October 16, 2010

Fog Season

You know when the fog season is for the western WA interior? Right now. But the foggiest periods differ at other locations in our region.

Check out this figure, which shows the number of days of heavy fog (1/4 mile or less visibility) by month for a variety of locations.For Seattle, October is the foggiest month and the same is true for Olympia. You will notice that Olympia has much more dense fog than Seattle.

On the coast the foggiest month is August.

East of the Cascades at Spokane and Yakima, December.

Some people are surprised by all this...wouldn't the foggiest period be in the middle of the winter..during the rains of November through February? And for many locations the LEAST foggy period is not in the middle of summer, but in spring.

But if you think about it, it all makes sense. Most of the fog we get around here, and particularly the dense type, is radiation fog...which is generally produced by relatively cloud-free conditions in the middle and upper troposphere. Such conditions are often associated with high pressure and little rain. Long nights help it along, as does a moist surface. On relatively clear nights the earth can radiate heat to space and temperatures can cool to saturation...which leads to fog.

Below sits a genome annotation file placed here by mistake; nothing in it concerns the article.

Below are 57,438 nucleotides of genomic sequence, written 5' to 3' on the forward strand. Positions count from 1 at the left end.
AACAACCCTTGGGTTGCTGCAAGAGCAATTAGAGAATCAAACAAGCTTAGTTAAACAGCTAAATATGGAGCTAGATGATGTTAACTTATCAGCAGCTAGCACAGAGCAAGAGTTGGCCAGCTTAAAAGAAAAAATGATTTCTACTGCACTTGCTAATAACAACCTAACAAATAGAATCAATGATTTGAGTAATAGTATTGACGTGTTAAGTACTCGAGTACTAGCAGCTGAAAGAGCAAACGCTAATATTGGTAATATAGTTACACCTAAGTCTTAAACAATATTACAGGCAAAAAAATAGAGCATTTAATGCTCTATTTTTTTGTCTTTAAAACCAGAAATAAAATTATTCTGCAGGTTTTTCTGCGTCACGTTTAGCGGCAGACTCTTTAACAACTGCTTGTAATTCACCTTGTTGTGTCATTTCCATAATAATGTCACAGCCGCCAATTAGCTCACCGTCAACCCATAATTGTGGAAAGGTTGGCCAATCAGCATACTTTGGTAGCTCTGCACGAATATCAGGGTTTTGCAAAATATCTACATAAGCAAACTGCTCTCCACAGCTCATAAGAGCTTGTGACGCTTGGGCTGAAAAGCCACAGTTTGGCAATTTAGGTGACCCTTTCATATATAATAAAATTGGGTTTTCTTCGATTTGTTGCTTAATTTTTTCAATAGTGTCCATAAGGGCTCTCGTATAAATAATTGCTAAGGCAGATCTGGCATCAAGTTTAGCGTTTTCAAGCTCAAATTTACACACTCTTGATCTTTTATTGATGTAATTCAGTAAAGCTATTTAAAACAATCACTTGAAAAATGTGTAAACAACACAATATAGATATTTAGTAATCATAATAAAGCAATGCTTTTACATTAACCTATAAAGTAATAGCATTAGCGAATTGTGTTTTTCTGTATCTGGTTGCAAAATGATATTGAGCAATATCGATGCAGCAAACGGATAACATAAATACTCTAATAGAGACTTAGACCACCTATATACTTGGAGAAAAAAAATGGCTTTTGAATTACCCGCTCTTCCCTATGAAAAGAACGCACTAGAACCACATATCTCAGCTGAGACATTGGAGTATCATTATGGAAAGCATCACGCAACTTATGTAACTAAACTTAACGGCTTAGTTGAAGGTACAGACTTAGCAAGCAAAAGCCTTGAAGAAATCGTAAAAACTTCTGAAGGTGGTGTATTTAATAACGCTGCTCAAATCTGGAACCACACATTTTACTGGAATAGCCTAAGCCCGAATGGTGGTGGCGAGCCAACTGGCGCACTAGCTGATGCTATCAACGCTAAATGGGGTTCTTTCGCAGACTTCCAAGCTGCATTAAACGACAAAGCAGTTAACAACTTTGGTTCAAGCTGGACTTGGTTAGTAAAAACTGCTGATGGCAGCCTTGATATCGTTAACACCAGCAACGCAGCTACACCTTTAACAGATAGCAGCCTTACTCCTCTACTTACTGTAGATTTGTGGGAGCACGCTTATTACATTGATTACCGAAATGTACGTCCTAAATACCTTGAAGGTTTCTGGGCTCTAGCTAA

Fall is really good...the nights are getting longer, there is some occasional showers that moisten the surface, but there are still plenty of cloud-free nights to allow good radiational cooling to space. West of the Cascades, October is a sweet spot for all this.

Sunday Morning Satellite Photo (10:45 AM)--You can see the fog over the lowlands

On the coast they get some of this fall magic, but they also get some of the low clouds that hang out along and offshore of the coast during the summer.

Eastern Washington tends to be relatively warm in the summer and early fall and late spring, with little fog. But during the winter, the "bowl" of eastern Washington fills up with cold air and fog.

During the next few days, we will have warm and dry weather, but watch out for fog in the morning, particularly in river valleys. And as it get colder REALLY watch out for fog, since fog is often associated with roadway icing. The biggest weather killer in the Northwest...it is not wind or flood or storms...it is ice on the roadways....but more about that some other time.


  1. ...and you can really see the Spider Webs!

  2. 10,000 thankyous for the fog-season graph. Might as well only worry about travel planning for possible flight cancellations out of Port Angeles when it's reasonably likely. :-)

  3. Radiation fog...

    The one thing I will never forget as long as I live. It was the one question I missed on an Atmos 101 test back in 1982 and have never been able to forget it since.


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